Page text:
Submitted to: Congress on In Vitro Biology
Publication Type: Abstract Only
Publication Acceptance Date: 1/30/2006
Publication Date: 3/1/2006
Citation: Goodman, C.L., Mcintosh, A.H., Stanley, D.W. 2006. Eicosanoids influence insect cell-viral interactions [abstract]. Congress on In Vitro Biology. 42:2A. Interpretive Summary:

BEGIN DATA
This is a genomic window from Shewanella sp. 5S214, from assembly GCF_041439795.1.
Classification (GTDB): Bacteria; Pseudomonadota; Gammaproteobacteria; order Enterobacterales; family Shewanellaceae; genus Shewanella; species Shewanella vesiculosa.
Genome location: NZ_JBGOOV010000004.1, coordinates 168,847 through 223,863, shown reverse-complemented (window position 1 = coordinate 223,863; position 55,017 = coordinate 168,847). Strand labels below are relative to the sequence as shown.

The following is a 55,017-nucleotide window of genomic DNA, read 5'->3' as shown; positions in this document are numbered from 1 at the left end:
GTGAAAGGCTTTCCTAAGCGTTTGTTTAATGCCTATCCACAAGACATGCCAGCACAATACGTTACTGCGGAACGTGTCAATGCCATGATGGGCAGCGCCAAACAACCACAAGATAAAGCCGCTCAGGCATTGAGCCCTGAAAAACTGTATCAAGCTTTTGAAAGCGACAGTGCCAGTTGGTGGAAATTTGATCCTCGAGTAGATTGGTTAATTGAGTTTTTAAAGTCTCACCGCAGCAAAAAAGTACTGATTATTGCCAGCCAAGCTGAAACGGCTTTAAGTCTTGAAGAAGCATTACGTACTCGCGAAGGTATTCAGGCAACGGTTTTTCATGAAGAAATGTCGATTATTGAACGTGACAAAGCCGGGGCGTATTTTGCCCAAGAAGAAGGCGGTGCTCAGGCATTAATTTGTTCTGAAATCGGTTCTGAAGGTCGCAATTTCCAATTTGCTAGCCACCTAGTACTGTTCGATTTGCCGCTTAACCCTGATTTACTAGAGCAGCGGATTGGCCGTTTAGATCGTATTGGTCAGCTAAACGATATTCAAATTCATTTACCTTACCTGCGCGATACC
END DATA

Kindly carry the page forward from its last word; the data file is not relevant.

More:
Technical Abstract: Eicosanoids are oxygenated, enzymatic metabolites of arachidonic acid, including prostaglandins and an array of lipoxygenase products. These signaling compounds are important in vertebrate and invertebrate biology. In insect immunity, eicosanoids mediate and coordinate specific cellular actions responsible for clearing infections (including bacterial, fungal, protozoan and parasitic) from circulation. The signaling mechanisms responsible for the widely varying insect resistance to viruses, however, remain unknown. In this poster we present an overview of eicosanoid structures and report on experiments designed to test our hypothesis that eicosanoids also exert important actions in the interactions between insect cells and viruses. To test our hypothesis, we used two cells lines, one non-permissive to viral infection (HzAM1, a pupal ovarian line from Helicoverpa zea) and one permissive (HvAM1, a pupal ovarian line from Heliothis virescens). Treating the HzAM1 line with inhibitors of eicosanoid biosynthesis, then challenging the cultures with the AcMNPV baculovirus, resulted in significantly increased proportions of cells producing virus and higher overall extracellular virus concentrations. We infer that eicosanoids influence one or more cellular mechanism(s) of viral resistance. Similar experiments with the permissive HvAM1 line resulted in significantly decreased proportions of cells producing virus early in the infection process although this reduction was overcome later in the infection. Inhibitor-treated cells also produced significantly reduced levels of extracellular virus. Our data on a permissive and a non-permissive cell line indicate that eicosanoids influence cellular events required for either permitting or not permitting viral entry and replication.